Beautiful Mababoy Island
The island (or Sitio) of Mababoy is located in Brgy. Guinhadap in the Municipality of Monreal in Masbate. Upon arriving in the area, I couldn’t help but be amazed by the beauty of Mababoy island. Legend has it that there are so many wild pigs in the island when the first settlers came (baboy is Tagalog for pig).
We arrived pretty late, around 6:00PM already. We off-loaded our cargo (donated goods, others) to the island and I went to see some of the kids who used to swim to school. I saw 6 of them, mostly in elementary school. I could see the island where they need to swim to from afar. It didn’t seem that far but I think it was at least 500 meters. I wondered how they could swim that distance, little as they are.
After maybe an hour in the island, we transferred to a smaller boat and proceeded to another island where we were going to sleep the night.
The morning after was even better, when I woke up around 5:30AM, I immediately jumped out of bed and proceeded to the beach. It was a breath-taking view, with the sunrise on my left, I could see so many islands that dot the sea. And to my surprise, I could see baby sharks roaming around free near the bay. It was truly a wonderful island.
After swimming for 2 hours, we got ready to go to the island of Mababoy for the formal inauguration of the extension school.
We arrived shortly 30 minutes after and began the preparations. I got the chance to roam around as people were busy cooking and making some last minute improvements to the school area. This is when I got a sneak peek to what they were cooking for us that day, the last ‘baboy’ (pig) of Mababoy!
People from all over Masbate and Albay were starting to arrive – the priest who was to bless the school and boats, the schools division superintendent of Masbate Mr. Gilbert Sadsad, the schools area supervisor, representatives of the mayor of Monreal, other people from the local office of the Department of Education, and volunteers of Pinoy Power Coalition – Bicol.
Around 10:00AM, my good friend Anton Lim (who came all the way from Zamboanga City), Dr. Jullie Sy (the husband of Masbate Funds for Little Kids prime-mover Dr. Ofelia Sy), and members of the Albay Medical Society arrived. We started the program shortly after and the priest blessed the school and the boats. It was truly a momentous occasion for the village of Mababoy. I could see the excitement of the parents.
It was truly an inspiring day. After the inauguration in Mababoy, we went to Guinhadap Elementary School, which was were the kids of Mababoy used to go to school to, before their extension school was built. Dr. Jullie Sy also works with AGAPP Foundation wherein they build pre-schools. So he decided to check up on possible sites for pre-schools as well. After that, we went for another possible site in Togoron, Monreal, an hour away from Guinhadap.
The sea was calm on our way back to Pilar, Sorsogon that day. We arrived at the port safely around 7PM.
And so what started as a single Facebook post on October 30, 2010 became a force for social good in the country.
There are now two movements (Zamboanga Funds for Little Kids and Masbate Funds for Little Kids) born out of this simple idea, two little funds that could. And I hear of two more areas joining soon!
Do you spend money on a product if the presentation looks unprofessional? Case in point: As my husband and I approached a small family restaurant, I spotted two hand-scrawled signs in the window: Help Wanted. Cook Wanted.
Warning signals went off, but hunger prevailed. Once inside, we discovered that everything operated at the pace of a turtle. Food: adequate. When it came time to get our bill, we waited. And waited. Finally, we left our tip on the table and walked to the cash register. We weren’t upset. The owner/manager had our sympathy (but they lost us as customers).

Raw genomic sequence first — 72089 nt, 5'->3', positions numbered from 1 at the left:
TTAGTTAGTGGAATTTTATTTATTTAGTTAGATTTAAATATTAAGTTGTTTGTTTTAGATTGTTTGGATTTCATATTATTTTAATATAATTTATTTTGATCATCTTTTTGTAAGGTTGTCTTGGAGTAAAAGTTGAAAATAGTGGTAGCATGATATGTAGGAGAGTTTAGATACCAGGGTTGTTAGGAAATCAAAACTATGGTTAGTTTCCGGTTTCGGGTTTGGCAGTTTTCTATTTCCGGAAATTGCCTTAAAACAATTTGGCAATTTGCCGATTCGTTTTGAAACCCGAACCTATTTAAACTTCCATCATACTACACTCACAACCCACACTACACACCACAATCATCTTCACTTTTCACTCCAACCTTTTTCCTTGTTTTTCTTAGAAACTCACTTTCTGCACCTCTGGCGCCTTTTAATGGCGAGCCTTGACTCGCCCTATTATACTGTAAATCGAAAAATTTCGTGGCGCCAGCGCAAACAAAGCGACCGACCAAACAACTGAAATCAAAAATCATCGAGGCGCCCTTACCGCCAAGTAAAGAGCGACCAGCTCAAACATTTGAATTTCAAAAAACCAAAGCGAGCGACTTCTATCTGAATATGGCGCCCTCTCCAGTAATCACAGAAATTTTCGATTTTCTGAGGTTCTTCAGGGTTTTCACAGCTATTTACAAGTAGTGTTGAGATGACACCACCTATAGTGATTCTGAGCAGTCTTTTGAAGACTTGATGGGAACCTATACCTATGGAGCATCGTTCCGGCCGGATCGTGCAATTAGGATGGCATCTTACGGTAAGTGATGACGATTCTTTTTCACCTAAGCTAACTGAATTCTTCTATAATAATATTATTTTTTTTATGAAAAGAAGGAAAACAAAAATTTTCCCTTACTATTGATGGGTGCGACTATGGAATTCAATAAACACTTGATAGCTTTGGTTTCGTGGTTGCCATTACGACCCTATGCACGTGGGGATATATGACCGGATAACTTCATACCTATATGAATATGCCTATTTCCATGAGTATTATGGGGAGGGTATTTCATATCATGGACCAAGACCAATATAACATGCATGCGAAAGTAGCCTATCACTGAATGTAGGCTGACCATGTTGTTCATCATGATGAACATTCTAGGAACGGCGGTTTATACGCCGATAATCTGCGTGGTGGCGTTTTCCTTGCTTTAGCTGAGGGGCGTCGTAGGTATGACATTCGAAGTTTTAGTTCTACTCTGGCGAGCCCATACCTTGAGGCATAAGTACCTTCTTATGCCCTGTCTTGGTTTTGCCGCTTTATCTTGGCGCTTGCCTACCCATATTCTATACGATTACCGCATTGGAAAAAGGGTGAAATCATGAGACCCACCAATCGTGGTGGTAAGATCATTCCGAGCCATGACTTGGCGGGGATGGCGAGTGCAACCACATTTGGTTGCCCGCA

Whether in the brick-and-mortar or brick-and-click world, people appreciate polished presentations, because this generally means they’ll find a good product and/or service. Let’s define “polish” and some of its components. The suggestions below aren’t for glamour or glitz, but for readability.
FONTS ON PAPER
Most of us use serif fonts (like Times Roman & Times New Roman) for text. This type of font is designed so the reader’s eye moves smoothly from letter to letter. The little squiggles (serifs) that are part of the letters are part of that process.
Traditionally, sans serif fonts (no squiggles) are often used for headings, accounting, data entry, etc. They also complement serif fonts.
Today’s home and office (ink jet & laser) printers usually operate at a minimum of 300dpi (dots per inch). At 300dpi and higher, both types of fonts are readable.
FONTS ON THE WEB
Most screen resolutions are set at 72-100dpi. Web typography experts often suggest that at this low resolution, Web designers offer the best readability by using sans serif fonts such as Arial, Helvetica, and Verdana. This will undoubtedly change in years to come, but slowly. Most users will not replace their current monitors simply because better resolution is available. Designers may be the biggest exception. And who doesn’t love the wider, bigger screens?
Browsers usually default to Times Roman (Macs), and Times New Roman (PCs). I used Arial and Helvetica for the body text of this article. It may be worthwhile to use a sans serif font throughout the site, but it also takes time to add the required codes. NOTE: Some browsers ignore certain font commands/coding in tables if they are placed only at the beginning and end of an unordered or ordered list.
You may need to code for each bulleted or numbered item within each table cell or they may default to Times Roman or Times New Roman. It’s a judgment call. This is usually just for HTML. Most of today’s websites use Content Management Systems (CMS).
The text on a user’s screen is almost always controlled by the fonts the user has on his/her system. That’s why most designers using HTML give a minimum of two choices when writing the font face command. Some users, for various reasons, control the specific font and size their browser uses. Size is another, more difficult issue. You may learn that you can’t please all the people all the time!!
Read more about both of these issues and see examples in the Web Style Guide. Tip: Regardless of the font size, people using Windows can press the Ctrl key and the plus key together and increase the size.